Using Web 2.0 to Promote Compassionate Consumption and Alter the Geographies of Knowledge
A few months ago I wrote a short article on using Web 2.0 frameworks and technologies to promote compassionate consumption, using my own experiences as a geography teacher and the wikichains website as an example. The article is titled “Fluid Knowledge and Transparency” and was published in the Special Forum on Pedagogy & Qualitative Research in the Association of American Geographers Qualitative Research Specialty Group Newsletter. I’ll post the first paragraph below, and the rest of the article can be accessed here.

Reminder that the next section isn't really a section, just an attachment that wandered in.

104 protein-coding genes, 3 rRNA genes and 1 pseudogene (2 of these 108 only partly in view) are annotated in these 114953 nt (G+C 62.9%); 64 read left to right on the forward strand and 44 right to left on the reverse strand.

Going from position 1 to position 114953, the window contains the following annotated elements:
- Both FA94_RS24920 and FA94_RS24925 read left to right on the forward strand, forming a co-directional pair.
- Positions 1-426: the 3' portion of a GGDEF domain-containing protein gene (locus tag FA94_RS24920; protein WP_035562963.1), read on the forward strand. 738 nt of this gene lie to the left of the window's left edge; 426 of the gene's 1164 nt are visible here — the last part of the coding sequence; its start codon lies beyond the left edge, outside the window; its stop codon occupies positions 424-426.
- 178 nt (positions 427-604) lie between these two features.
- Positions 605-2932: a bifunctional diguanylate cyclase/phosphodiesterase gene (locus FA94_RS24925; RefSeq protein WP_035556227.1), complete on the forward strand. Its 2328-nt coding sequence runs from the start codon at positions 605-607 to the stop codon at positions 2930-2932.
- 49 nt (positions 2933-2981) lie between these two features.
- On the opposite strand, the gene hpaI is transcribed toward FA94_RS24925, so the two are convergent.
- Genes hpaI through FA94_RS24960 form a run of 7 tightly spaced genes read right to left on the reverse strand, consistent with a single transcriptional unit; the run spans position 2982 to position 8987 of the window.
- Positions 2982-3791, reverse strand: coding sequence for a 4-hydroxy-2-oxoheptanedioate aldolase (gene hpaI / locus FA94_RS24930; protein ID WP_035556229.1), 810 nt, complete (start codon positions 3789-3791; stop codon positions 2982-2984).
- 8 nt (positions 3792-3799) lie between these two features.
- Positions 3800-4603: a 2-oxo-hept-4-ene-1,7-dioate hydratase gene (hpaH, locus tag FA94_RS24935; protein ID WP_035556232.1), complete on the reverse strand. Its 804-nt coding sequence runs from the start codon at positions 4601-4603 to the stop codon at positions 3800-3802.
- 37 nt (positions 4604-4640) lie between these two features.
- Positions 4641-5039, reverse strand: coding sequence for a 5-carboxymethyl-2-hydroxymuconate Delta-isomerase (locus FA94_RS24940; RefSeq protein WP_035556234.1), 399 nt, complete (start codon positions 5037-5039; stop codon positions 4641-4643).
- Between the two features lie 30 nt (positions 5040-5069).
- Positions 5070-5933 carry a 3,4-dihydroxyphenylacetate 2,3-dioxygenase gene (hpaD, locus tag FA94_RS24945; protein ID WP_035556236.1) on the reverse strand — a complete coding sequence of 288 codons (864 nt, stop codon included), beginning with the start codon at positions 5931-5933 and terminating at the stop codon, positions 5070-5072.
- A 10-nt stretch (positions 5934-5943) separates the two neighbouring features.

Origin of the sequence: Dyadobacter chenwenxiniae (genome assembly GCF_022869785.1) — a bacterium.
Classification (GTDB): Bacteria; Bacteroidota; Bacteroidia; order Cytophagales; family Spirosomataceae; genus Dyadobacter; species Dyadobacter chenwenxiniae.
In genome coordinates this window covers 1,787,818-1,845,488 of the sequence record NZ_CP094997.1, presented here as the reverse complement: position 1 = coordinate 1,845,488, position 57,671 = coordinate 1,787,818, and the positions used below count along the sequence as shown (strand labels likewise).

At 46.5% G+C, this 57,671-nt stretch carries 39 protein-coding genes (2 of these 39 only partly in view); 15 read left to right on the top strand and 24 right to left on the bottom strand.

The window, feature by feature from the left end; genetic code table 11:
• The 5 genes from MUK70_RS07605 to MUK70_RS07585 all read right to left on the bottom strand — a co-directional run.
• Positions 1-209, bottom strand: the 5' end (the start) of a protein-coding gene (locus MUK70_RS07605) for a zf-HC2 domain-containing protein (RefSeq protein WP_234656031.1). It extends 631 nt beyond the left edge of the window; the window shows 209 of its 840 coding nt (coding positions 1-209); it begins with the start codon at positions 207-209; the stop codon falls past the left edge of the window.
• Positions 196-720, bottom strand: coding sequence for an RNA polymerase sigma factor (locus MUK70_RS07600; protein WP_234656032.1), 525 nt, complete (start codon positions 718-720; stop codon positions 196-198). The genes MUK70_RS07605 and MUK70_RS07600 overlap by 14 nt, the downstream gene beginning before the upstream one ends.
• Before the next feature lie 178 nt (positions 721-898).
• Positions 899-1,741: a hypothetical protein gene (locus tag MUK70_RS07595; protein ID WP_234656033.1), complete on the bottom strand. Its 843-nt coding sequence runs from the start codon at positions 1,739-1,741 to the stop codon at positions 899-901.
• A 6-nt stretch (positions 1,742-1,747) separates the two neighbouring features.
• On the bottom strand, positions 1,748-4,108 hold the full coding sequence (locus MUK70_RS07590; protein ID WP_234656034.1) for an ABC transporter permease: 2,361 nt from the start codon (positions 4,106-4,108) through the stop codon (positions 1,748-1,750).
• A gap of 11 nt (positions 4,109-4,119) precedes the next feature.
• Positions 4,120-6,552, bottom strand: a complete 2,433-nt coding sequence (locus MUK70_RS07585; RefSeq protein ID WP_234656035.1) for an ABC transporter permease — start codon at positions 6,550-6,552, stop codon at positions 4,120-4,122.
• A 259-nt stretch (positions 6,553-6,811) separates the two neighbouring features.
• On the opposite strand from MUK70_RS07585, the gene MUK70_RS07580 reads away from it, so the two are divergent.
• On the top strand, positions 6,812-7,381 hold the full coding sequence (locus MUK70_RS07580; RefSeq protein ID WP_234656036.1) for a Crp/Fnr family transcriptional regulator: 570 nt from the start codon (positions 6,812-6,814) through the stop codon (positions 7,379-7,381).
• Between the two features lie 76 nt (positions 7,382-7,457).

Contemporary capitalism conceals the histories and geographies of most commodities from consumers. Consumers are usually only able to see commodities in the here and now of time and space, and rarely have any opportunities to gaze backwards through the chains of production in order to gain knowledge about the sites of production, transformation, and distribution. Over the past decades, the production of commodities has been globalized at a staggering pace, and yet our knowledge about the production of those same commodities has shrunk. The aim of WikiChains is, therefore, to encourage a different type of globalization: a globalization of knowledge that will harness the power of the Internet in order to allow consumers to learn more about the commodities that they buy.